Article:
Autonomous drones show promise for shooing birds away from crops
Birds regularly eat large quantities of crops, and often become accustomed to stationary devices designed to scare them away. That's why scientists are now looking at using autonomous drones to do the job.
In a study recently conducted by a team from Washington State University, cameras were installed around small plots of land, accompanied by customized multicopter drones. The live output of the cameras was continuously analyzed by a machine vision algorithm, which had been trained to recognize the wing-flapping movement of birds.
Since it would have been difficult to have a good supply of birds ready to go whenever needed, the researchers instead had field-roaming volunteers mimic the flapping motion with their hands. The system was able to identify those movements approximately 92 percent of the time, responding by deploying a drone to hover at the relevant location.
Of course, the human volunteers wouldn't have been scared of the aircraft. In previous studies conducted by the same scientists, however, it was found that manually piloted drones were very effective at chasing off actual birds.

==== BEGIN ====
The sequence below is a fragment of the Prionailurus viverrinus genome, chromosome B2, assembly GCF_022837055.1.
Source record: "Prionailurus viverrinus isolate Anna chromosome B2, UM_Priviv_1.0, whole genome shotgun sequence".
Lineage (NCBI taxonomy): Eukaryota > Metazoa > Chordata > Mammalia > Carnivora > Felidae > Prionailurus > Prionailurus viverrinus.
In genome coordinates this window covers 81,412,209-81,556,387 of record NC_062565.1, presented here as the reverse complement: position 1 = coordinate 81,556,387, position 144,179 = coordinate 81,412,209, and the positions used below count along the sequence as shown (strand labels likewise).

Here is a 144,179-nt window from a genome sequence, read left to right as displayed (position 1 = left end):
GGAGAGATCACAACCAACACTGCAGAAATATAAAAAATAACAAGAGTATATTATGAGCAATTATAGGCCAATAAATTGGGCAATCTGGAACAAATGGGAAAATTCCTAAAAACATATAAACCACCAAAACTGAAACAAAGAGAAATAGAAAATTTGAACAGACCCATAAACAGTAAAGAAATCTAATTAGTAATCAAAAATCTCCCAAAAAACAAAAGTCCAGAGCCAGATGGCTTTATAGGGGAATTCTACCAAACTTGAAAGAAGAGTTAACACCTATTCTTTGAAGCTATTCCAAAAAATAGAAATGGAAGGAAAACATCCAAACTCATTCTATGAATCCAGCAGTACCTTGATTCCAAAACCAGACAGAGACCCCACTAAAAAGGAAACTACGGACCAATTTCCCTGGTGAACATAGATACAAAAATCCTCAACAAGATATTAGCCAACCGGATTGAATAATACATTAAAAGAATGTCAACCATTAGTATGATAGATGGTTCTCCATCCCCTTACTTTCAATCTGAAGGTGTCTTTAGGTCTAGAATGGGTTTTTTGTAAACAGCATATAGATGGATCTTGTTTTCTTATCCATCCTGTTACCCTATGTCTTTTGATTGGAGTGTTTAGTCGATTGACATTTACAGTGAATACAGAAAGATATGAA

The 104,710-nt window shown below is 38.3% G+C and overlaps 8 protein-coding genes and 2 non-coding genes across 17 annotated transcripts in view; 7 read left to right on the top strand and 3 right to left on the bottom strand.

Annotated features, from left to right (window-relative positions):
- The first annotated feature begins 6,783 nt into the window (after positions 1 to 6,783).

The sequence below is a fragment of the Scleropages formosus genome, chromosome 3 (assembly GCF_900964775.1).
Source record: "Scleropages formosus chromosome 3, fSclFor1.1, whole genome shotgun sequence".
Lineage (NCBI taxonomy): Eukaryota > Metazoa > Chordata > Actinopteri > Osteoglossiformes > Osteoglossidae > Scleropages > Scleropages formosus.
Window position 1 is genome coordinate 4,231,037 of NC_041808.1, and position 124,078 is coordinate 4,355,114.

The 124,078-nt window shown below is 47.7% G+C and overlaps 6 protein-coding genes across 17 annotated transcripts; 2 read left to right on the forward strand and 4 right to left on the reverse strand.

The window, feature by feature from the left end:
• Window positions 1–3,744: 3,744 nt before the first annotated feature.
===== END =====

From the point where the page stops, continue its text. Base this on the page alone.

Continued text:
In one study, use of drones resulted in a four-fold reduction in bird counts in a given area. In another, fields in which bird-scaring drones had been used had a 50-percent reduction in fruit damage. Additionally, an unrelated study announced earlier this year showed that an automatically deployed drone was effective at chasing pigeons off a rooftop.
That said, the researchers state that more research still needs to be conducted, particularly to see if birds just get used to the drones over time. If they do, additional measures will need to be taken.
"We could make drones look like predators, or have reflective propellers that are really shiny," said the lead scientist, Assoc. Prof. Manoj Karkee. "All of these working together would likely keep birds away from those vineyards and fields. We need to research that over multiple years to make sure."
A paper on the study was recently published in the journal Computers and Electronics in Agriculture.
Source: Washington State University via EurekAlert
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It would have to be very special liquid anyway. We don't want that stuff on the crop either.
One drone isn't going to do it with corvids. It would have to be several flying as a flock of birds of prey.
In time, we'll see more advanced teams of drones chasing birds away.
A new game of 'Who owns the crop?' has begun.
I'm with you there, if they left a drone unattended for a bit each time, they would come up with a plan of who is doing what, then they would have at i!